Navigation

Swiss jihadist gets 15 years for terror plots

The Palais de Justice in Paris, France. Robin Benzriheim on Unsplash

A French court has sentenced a Swiss man to 15 years in prison for terror-related charges after finding him guilty of recruiting a group of men online to prepare terror attacks in France and Switzerland.

This content was published on January 15, 2021 - 19:27
RTS/Keystone-SDA/sb

The 31-year-old from Yverdon, canton Vaud, was given a 15 year sentence, accompanied by a 10-year period of unconditional imprisonment, and handed a life ban for entry on French territory.

The Paris-based cour d'assises spéciale [criminal court] found him guilty of conspiring to set up terror attacks, of preparing trips to Syria and of spreading jihadist propaganda.

It also gave prison sentences ranging from three and a half years to 12 years to six other co-defendants.

The prosecution described the online group they created an “incubator” for terror projects and not a simple chat site, as defence lawyers had argued.

The court heard that for months the seven radicalised men had communicated via encrypted online messages about terror attacks and how to prepare them. The Swiss man had outlined how they should be carried out and had suggested potential targets. He had also chosen the most ideal candidates to go through with the attacks, distributed the other responsibilities and proposed to get hold of weapons.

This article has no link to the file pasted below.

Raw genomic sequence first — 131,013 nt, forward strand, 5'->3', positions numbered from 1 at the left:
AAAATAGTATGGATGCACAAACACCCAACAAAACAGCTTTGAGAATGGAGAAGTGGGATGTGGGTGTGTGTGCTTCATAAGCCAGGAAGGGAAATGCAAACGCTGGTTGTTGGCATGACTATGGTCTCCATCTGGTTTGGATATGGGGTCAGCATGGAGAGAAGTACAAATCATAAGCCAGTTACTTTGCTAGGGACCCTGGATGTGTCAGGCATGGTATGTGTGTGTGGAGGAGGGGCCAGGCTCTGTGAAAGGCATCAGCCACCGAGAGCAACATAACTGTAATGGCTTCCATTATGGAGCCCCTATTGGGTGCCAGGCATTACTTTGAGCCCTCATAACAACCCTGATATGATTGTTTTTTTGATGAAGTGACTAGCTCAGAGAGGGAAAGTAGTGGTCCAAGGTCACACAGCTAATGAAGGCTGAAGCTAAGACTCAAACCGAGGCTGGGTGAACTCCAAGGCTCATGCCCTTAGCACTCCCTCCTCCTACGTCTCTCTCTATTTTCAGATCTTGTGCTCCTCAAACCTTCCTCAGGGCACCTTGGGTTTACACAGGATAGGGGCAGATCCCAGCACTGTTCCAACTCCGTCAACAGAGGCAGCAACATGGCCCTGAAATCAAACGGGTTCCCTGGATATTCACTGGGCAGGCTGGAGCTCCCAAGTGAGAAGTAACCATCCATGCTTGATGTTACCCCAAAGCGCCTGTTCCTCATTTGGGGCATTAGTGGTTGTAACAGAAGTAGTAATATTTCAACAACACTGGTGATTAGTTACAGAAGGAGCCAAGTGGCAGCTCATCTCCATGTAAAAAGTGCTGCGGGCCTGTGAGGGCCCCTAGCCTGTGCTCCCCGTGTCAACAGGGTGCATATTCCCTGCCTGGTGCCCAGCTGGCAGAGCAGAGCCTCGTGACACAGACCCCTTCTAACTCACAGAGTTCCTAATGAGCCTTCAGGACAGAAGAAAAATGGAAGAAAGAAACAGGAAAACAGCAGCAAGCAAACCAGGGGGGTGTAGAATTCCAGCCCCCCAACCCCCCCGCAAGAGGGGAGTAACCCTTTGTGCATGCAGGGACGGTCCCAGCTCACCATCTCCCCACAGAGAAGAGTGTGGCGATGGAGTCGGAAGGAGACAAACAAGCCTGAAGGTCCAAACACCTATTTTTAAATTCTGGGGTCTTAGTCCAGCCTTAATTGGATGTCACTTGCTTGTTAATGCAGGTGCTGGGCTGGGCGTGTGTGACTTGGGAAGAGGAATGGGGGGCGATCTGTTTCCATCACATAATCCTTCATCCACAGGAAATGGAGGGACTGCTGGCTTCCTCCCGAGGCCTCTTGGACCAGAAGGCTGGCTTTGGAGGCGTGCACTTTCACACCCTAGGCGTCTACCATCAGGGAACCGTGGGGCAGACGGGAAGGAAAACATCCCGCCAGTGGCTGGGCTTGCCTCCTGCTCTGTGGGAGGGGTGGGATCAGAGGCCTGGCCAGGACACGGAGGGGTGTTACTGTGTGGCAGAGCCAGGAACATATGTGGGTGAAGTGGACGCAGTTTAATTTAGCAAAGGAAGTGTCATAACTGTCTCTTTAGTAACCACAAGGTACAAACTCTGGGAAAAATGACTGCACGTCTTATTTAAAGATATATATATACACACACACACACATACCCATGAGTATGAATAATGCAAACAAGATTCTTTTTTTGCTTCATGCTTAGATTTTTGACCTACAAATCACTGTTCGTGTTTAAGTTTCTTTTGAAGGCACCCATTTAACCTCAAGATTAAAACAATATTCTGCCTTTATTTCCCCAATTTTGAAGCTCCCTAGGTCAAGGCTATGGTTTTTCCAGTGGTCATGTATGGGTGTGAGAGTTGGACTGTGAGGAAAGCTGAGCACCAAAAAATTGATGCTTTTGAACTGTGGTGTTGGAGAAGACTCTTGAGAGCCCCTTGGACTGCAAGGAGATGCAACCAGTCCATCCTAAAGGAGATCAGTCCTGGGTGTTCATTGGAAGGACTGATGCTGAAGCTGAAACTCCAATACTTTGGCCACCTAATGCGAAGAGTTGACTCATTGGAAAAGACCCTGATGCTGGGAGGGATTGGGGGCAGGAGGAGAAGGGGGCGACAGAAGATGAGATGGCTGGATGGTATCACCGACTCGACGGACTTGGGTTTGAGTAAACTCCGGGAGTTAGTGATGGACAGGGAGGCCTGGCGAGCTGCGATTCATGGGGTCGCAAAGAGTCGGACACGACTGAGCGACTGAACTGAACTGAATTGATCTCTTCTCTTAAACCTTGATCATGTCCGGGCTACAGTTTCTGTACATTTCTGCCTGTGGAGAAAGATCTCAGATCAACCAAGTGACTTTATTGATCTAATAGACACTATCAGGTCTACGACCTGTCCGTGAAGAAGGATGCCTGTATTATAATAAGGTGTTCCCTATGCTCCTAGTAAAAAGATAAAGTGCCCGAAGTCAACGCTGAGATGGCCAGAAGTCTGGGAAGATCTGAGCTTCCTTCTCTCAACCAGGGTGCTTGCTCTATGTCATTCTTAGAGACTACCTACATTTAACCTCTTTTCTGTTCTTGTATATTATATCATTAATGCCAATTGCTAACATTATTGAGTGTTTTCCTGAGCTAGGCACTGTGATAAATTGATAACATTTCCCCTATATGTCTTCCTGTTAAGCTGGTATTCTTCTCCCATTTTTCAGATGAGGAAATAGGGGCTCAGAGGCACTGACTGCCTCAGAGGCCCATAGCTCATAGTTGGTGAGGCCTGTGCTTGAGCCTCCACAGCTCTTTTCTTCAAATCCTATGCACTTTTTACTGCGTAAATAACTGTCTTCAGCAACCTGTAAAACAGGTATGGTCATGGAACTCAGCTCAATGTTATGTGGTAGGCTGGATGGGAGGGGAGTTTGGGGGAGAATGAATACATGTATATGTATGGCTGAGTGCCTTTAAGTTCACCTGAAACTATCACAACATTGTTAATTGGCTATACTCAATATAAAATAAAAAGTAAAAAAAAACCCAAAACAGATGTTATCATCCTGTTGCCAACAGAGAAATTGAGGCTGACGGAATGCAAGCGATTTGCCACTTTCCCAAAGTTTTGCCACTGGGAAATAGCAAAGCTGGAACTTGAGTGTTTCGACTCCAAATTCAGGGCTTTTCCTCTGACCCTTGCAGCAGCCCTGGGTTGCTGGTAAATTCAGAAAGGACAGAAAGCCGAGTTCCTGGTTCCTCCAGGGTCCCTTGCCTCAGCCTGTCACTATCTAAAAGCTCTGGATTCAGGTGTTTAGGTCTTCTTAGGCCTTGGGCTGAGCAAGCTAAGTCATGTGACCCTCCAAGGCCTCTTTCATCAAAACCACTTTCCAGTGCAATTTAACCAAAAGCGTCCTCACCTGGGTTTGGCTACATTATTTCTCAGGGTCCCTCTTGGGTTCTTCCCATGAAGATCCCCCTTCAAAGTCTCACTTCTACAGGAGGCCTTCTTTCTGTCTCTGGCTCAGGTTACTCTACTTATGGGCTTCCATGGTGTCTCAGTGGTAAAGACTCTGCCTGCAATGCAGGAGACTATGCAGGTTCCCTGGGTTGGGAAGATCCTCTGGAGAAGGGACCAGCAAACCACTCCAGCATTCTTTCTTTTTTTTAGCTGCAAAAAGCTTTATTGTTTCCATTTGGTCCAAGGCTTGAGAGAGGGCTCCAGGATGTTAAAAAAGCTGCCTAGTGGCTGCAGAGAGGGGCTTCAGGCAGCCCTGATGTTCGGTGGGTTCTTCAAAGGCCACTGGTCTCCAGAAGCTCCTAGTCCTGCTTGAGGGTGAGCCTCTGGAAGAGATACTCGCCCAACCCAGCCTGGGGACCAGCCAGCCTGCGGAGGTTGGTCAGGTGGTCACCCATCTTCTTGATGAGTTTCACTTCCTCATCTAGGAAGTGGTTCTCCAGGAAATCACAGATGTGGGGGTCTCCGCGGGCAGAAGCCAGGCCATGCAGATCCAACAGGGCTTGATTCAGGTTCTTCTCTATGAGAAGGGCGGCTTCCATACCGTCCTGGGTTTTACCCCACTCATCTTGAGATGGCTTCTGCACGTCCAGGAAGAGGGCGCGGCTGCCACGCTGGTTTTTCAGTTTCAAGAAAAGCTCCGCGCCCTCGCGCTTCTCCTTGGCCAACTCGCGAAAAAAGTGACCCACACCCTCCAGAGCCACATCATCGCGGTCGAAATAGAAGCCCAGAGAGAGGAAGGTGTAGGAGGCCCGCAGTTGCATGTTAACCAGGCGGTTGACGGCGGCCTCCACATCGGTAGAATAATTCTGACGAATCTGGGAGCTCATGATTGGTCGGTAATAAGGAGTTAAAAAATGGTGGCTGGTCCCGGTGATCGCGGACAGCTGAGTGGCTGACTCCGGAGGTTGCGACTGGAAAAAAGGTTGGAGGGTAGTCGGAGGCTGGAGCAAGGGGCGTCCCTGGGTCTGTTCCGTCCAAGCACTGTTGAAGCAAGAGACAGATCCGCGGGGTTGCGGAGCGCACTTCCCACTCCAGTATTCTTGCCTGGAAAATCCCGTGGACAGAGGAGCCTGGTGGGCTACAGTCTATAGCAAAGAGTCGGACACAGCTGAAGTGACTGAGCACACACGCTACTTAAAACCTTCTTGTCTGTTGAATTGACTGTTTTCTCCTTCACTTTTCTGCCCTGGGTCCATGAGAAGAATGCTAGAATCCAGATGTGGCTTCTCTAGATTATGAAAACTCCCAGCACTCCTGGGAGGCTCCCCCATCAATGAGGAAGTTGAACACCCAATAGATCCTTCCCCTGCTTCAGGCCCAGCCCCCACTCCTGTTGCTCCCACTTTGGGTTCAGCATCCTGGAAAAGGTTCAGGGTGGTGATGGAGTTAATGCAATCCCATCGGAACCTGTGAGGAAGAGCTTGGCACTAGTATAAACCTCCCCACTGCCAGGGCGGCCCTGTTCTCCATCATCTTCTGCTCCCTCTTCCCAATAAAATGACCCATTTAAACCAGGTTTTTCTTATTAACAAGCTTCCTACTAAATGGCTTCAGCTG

Investigators found that the Swiss man was also violent towards his wife and neighbours, and had learned how to fire a gun and tested explosives, the prosecution said.

The Swiss man’s lawyers admitted that he had used extremely violent language online but argued that he had never intended to act on his words.

His lawyers requested part of the 15-year prison sentence to be spent in Switzerland.

Swiss public television, RTS, revealed this week that the Swiss defendant had been arrested in November 2017 when he travelled to France. During the police operation, other individuals were arrested in the Paris and Alpes-Maritimes regions.

During his appearance in court on Tuesday, the Swiss had expressed his regrets and asked the court to “give him a chance”.

Comments under this article have been turned off. You can find an overview of ongoing debates with our journalists here. Please join us!

If you want to start a conversation about a topic raised in this article or want to report factual errors, email us at english@swissinfo.ch.

Share this story

Join the conversation!

With a SWI account, you have the opportunity to contribute on our website.

You can Login or register here.